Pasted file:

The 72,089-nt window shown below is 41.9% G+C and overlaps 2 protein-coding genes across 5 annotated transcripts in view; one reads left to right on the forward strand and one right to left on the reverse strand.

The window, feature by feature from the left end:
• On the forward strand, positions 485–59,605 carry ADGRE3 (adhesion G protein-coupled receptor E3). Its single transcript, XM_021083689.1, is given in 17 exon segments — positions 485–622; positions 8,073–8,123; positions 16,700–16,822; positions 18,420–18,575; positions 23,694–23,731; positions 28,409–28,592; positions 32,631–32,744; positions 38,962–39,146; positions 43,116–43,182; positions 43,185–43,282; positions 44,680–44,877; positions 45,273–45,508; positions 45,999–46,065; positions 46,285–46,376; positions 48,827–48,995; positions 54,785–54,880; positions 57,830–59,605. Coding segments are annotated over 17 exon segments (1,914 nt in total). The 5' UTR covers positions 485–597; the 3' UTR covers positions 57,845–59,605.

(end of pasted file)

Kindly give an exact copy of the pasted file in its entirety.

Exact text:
The 72,089-nt window shown below is 41.9% G+C and overlaps 2 protein-coding genes across 5 annotated transcripts in view; one reads left to right on the forward strand and one right to left on the reverse strand.

The window, feature by feature from the left end:
• On the forward strand, positions 485–59,605 carry ADGRE3 (adhesion G protein-coupled receptor E3). Its single transcript, XM_021083689.1, is given in 17 exon segments — positions 485–622; positions 8,073–8,123; positions 16,700–16,822; positions 18,420–18,575; positions 23,694–23,731; positions 28,409–28,592; positions 32,631–32,744; positions 38,962–39,146; positions 43,116–43,182; positions 43,185–43,282; positions 44,680–44,877; positions 45,273–45,508; positions 45,999–46,065; positions 46,285–46,376; positions 48,827–48,995; positions 54,785–54,880; positions 57,830–59,605. Coding segments are annotated over 17 exon segments (1,914 nt in total). The 5' UTR covers positions 485–597; the 3' UTR covers positions 57,845–59,605.